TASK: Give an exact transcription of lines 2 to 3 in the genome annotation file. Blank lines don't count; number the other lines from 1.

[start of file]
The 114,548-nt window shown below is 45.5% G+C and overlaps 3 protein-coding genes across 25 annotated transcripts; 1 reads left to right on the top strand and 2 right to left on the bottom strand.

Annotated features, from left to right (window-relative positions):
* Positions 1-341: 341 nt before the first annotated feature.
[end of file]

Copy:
Annotated features, from left to right (window-relative positions):
* Positions 1-341: 341 nt before the first annotated feature.